The International Rare Diseases Research Consortium (IRDiRC), under which these new grants have been awarded, aims to accelerate research into rare diseases. Professor Paul Lasko of McGill University in Montréal, Canada, Chair-Elect of the IRDiRC Executive Committee, explained: “IRDiRC’s goal is to reach 200 new rare disease therapies, and diagnoses for all rare diseases, by the year 2020. To this end, it is today launching three major projects which will combine international genetic data with clinical information and data on biomaterials to help interpret the vast amounts of data the genome yields. This will aid scientists in the search for genetic causes of diseases and help identify new ways to create targeted therapies”.
A rare disease is defined by the European Union as one that affects fewer than five people in every 10,000 of the general population. There are between 6,000 and 8,000 known rare diseases, and approximately 30 million people across Europe are affected by a rare disease.
The four IRDiRC projects being launched in Barcelona today have received nearly 40 million EUR of funding for cutting-edge research and collaboration over the next six years. Funding focuses on four international collaborations:
• Developing a global infrastructure to share the research of rare disease projects – RD-Connect co-ordinated by Professor Hanns Lochmüller MD, Institute of Genetic Medicine, Newcastle University, UK.
• Identifying the genetic and epigenetic causes of rare kidney disorders – EURenOmics co-ordinated by Heidelberg University Medical Centre, Germany.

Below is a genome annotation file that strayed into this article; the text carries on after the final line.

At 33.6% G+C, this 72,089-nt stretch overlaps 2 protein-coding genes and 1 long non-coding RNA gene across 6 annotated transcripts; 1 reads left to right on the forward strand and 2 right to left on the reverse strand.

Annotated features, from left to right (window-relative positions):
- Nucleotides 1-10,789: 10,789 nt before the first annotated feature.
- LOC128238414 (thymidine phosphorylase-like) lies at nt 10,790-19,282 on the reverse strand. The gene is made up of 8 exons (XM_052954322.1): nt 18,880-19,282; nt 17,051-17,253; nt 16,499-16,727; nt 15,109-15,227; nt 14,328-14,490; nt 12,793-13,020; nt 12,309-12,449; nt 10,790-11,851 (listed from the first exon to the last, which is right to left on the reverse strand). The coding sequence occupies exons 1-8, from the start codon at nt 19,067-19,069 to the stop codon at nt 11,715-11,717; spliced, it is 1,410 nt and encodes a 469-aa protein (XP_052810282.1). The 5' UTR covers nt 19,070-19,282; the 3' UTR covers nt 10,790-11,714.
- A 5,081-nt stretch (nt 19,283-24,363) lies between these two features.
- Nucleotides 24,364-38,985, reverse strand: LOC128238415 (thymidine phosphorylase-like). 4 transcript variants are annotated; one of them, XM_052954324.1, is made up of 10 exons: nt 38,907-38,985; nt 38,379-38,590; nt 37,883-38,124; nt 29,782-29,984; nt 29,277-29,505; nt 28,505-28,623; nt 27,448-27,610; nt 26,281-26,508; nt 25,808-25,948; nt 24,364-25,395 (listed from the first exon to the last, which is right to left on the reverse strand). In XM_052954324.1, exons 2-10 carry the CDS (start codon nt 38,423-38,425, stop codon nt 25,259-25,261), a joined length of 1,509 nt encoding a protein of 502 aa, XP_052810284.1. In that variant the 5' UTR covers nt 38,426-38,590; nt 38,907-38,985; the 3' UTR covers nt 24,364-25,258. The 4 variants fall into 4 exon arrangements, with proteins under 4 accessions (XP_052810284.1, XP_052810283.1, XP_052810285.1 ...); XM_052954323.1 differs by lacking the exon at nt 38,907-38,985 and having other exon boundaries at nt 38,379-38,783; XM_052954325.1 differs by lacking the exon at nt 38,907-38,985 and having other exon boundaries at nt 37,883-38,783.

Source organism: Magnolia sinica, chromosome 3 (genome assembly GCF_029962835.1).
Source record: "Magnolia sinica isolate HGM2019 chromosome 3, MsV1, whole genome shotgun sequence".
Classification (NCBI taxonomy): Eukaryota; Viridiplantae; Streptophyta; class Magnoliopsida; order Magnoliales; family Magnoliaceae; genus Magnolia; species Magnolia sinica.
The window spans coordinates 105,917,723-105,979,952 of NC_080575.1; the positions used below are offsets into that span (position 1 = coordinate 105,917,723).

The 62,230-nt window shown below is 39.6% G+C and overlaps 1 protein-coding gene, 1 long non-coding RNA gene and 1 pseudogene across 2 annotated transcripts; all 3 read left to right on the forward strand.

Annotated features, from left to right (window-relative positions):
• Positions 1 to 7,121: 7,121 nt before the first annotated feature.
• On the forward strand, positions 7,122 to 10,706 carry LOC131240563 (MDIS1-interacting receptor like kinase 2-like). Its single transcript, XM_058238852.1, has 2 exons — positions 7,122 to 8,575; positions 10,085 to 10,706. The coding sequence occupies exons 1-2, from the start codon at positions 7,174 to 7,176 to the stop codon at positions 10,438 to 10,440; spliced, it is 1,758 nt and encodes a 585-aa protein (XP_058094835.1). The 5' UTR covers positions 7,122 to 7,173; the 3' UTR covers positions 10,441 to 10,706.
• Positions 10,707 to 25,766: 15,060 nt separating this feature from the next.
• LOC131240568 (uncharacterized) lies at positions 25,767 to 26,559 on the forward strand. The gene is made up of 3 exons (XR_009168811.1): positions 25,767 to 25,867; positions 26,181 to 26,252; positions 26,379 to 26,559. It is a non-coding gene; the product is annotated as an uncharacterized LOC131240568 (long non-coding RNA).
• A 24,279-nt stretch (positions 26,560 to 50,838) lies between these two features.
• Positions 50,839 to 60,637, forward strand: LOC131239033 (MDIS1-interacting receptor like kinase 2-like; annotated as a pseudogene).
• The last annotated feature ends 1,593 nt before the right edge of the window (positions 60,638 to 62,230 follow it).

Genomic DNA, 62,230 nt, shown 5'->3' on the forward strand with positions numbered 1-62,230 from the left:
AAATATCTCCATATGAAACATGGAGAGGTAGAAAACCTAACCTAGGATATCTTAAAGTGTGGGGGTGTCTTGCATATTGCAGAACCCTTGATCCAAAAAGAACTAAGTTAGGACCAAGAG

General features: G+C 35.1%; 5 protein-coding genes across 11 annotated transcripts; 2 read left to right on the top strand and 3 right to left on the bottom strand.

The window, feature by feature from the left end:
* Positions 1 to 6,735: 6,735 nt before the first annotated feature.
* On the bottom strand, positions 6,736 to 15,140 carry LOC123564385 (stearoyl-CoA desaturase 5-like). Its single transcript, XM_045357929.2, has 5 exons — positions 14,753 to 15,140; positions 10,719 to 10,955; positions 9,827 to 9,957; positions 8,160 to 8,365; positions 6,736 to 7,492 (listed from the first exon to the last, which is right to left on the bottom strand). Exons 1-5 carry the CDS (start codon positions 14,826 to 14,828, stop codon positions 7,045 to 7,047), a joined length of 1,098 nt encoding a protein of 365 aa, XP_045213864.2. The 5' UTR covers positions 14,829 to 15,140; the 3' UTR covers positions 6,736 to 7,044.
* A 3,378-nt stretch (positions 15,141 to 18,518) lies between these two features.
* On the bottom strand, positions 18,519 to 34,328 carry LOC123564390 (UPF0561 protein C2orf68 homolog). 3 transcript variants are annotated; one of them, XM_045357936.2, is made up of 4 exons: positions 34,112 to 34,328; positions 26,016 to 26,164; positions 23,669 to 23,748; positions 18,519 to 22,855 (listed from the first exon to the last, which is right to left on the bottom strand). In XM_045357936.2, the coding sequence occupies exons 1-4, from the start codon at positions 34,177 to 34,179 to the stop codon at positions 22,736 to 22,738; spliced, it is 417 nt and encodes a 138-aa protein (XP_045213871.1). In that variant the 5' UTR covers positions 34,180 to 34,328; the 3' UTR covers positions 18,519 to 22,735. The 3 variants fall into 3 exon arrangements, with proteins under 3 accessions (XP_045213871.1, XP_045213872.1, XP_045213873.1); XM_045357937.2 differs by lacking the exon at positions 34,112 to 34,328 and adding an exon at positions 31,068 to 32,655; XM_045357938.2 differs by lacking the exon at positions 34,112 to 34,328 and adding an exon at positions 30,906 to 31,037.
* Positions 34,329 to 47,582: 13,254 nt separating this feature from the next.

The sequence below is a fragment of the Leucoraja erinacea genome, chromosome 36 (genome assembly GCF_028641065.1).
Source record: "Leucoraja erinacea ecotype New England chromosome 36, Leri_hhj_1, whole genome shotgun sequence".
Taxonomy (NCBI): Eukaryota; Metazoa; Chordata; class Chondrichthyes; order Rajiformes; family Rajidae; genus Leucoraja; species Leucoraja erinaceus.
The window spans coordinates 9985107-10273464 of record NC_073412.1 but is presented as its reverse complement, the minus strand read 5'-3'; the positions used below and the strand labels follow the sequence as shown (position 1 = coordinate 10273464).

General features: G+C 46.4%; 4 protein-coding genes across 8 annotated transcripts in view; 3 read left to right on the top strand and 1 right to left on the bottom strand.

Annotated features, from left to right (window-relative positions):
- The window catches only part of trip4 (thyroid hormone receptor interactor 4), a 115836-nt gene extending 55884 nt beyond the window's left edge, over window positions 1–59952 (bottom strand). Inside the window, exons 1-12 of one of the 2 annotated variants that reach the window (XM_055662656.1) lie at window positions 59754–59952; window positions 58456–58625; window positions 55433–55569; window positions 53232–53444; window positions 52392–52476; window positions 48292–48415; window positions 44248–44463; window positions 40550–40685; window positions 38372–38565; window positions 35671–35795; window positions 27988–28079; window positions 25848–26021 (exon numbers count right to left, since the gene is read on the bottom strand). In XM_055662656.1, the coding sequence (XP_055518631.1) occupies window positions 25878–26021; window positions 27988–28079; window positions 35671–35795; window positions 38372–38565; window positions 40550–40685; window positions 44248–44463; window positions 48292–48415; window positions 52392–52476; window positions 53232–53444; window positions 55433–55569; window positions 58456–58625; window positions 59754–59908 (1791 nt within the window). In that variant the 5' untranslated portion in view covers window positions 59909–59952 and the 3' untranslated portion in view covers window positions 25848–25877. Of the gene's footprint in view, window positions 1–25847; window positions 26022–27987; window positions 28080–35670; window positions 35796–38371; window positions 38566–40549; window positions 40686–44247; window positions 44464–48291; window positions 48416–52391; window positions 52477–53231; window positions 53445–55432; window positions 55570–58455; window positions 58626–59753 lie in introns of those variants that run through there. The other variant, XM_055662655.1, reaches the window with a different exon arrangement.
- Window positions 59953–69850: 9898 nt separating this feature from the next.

• Addressing rare neurodegenerative and neuromuscular disorders using next generation whole-exome sequencing – Neuromics led by the University of Tübingen, Germany
• Supporting international rare disease collaboration through IRDiRC – SUPPORT-IRDiRC led by INSERM, France
The International Rare Diseases Research Consortium (IRDiRC) aims to foster international collaboration in rare disease research, a highly challenging area of medical research that has the potential to benefit tremendously from the recent advances in genomics, proteomics and other omics technologies. IRDiRC has set itself the bold aims of delivering 200 new rare disease therapies and diagnosis for all rare diseases by the year 2020. Spearheaded by the European Union, the United States National Institutes of Health and the Canadian Institutes of Health Research, the IRDiRC now numbers 29 member funding institutions across the world. This global collaboration between major research funders will ensure greater harmonization of rare disease research activities and lay the foundations for future networking that is essential to accelerate progress in the field.
Rare diseases which may benefit from this research collaboration include: Muscular Dystrophy, Spinal Muscular Atrophy, Cystic Fibrosis, Spinocerebellar Ataxia, Huntington’s Disease, Osteogenesis imperfecta, Ehlers-Danlos Syndrome, Epidermolysis Bullosa, Rett Syndrome, Marfan Syndrome, Hemochromatosis, Thalassaemia, Mucopolysaccharidosis, Polycystic Kidney Disease, Nephrotic syndrome, Haemophilia, Progeria, Amyotrophic Lateral Sclerosis.
Read more about our pioneering research into Duchenne Muscular Dystrophy.
published on: 24 January 2013